NEWCOMB — Tzipporah Marks-Barnett cannot account for it, but the notion presented itself that she become a maggida, an ordained Jewish storyteller.
Maggid Yitzhak Buxbaum of Brooklyn was recommended to teach her the art.
“It was weekly classes over the phone,” said Marks-Barnett, who recently presented “Jewish Music and Stories through the Ages” with Rabbi Cantor Moshe Halfon and Herbert Chatzky at the Newcomb Methodist Church. “Once a semester, we go to his place in Brooklyn and have an intensive workshop.”
For two years, she studied ancient and modern texts, story collections, and Torah and Talmud interpretation. Buxbaum descends from the storytelling lineages of Rabbi Sholomo Carlebach and Rabbi Zalman Schacter-Shalomi. Marks-Barnett, a former trial attorney, was ordained in 2009. She lives in Santa Monica, Calif., where she is a labor arbitrator and hearing officer.
TEACH BY TELLING
“Jewish storytellers are little bit unique,” she said. “They carry a teaching with them. They are not just for entertainment or to instruct on what life was like in a certain culture. There is a lesson there. It’s usually a spiritual/ethical lesson. In fact, I would say always.”
She tells her stories in English to reach many. Some are non-Jewish but are still embedded with teachings. Much of Jewish storytelling tradition hails from Baal Shem Tov, Master of the Good Name, a 17th-century Jewish mystical rabbi in modern Ukraine.
“He was a brilliant rabbi, very well-trained and such a great scholar. He also had a great love for the common person. He began to notice the common Jews were being treated badly. They couldn’t read or write. They were very poor. He wanted to change this. What he did was, he would travel from town to town, village to village and never identify himself as a rabbi,” Marks-Barnett said.
Baal Shem Tov assumed humble positions, such as street sweeper.
“He would teach them by telling them stories, so they could learn about the ethical commands that are in the Torah and Talmud without them having to read it. It was lost to them. He was like an itinerant storyteller in Eastern Europe,” she said.
WHEEL OF LIFE
Marks-Barnett’s favorite story is the first she ever told while training to become a maggida.
“It’s about a young woman, a long time ago, who was raised by her father. Unfortunately, her mother dies when she was very young. Her father became responsible for all of her upbringing and education. Quite unusual for the times, he wanted her to be educated in all the religious ways as well. He, himself, taught her about the Torah and the Talmud. He taught her Hebrew and to write it. He also taught her by example. One of the things he taught her was the notion of the wheel of life,” she said.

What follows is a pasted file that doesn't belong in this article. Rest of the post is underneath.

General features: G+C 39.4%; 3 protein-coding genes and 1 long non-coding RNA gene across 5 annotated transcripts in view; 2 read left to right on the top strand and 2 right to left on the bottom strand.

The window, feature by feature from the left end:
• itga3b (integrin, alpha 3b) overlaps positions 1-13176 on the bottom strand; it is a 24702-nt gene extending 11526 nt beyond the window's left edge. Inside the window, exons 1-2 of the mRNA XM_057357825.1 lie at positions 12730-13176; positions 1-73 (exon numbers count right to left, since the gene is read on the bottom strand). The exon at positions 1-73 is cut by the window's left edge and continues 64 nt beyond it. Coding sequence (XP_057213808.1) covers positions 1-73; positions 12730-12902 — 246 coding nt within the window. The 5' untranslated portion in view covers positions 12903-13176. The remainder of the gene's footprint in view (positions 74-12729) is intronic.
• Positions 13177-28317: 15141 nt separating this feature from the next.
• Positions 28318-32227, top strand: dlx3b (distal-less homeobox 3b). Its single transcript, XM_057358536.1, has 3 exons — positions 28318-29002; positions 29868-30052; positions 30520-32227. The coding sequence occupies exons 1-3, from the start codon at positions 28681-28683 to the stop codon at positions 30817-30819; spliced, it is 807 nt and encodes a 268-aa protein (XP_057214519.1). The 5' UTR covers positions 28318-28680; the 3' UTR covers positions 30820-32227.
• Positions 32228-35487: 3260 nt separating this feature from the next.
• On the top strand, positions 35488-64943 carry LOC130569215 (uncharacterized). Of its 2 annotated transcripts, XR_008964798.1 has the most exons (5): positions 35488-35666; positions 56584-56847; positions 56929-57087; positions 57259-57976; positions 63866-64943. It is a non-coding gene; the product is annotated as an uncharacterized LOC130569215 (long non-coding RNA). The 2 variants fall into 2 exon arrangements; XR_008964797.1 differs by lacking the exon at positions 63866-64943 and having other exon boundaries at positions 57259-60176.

The young woman had a hard time grasping that concept.
“She grew up. She was beautiful. Her reputation spread far and wide. Here was the ... beautiful, intelligent, young woman. Suitors came from all over the land to woo her. Finally, she settled on one man who was quite handsome and very rich. Little did she know that he was a miser. So, they got married. Within a few days, there was a knock on the door,” Marks-Barnett said.
The young woman opened the door. Immediately, she discerned he was a beggar.
“His clothes were in tatters. His face was dirty. He looked very tired. She did what her father had instructed her to do. She invited the beggar in and had him sit down at the dining room table,” she said.
She brought out the best china, finest silver and best food in the house.
“Not the leftovers,” she said. “She invited the beggar to satisfy his thirst and hunger. If he needed to rest, he could do that before he went on his way. Just as the beggar had the fork raised to his mouth to commence eating, in walked her husband, and he began to yell: ‘Who is this filthy being at my table with my china and my silver and eating my best food?’ He picked up the beggar by the scruff of his neck and threw him out the door.”
The young woman knew she had made a terrible mistake in her choice of husband.
“So she left this man and returned to the home of her father. Word quickly spread again that she was available, and the suitors started to come. But she didn’t want to make the same mistake again. She told each suitor how she would treat beggars who come to the house,” Marks-Barnett said.
The suitors fled in dismay, fearful she would throw all their money away.
“A day came, she told one more suitor, and he said, ‘Oh, how I love a woman with a generous heart.’ She knew that he was the one. So, they married,” she said. “And a few days after their marriage, there was a knock on the door. She opened the door. The sun was in her eyes. She couldn’t see the beggar’s face. She knew it was a beggar by the condition of his feet. The sun ducked behind the cloud. She could see his face. She fainted dead away.”
When she came to, the young woman was in the arms of her new husband.
“She said to him, ‘Oh, my darling, do you know who that was begging at the door? That was my first husband.’ Her new husband said, ‘You know who I am? I’m the beggar that your first husband threw out the door.’”
The young woman knew, at last, what the wheel of life meant.
“And, she knew that God was very much present in it,” Marks-Barnett said.
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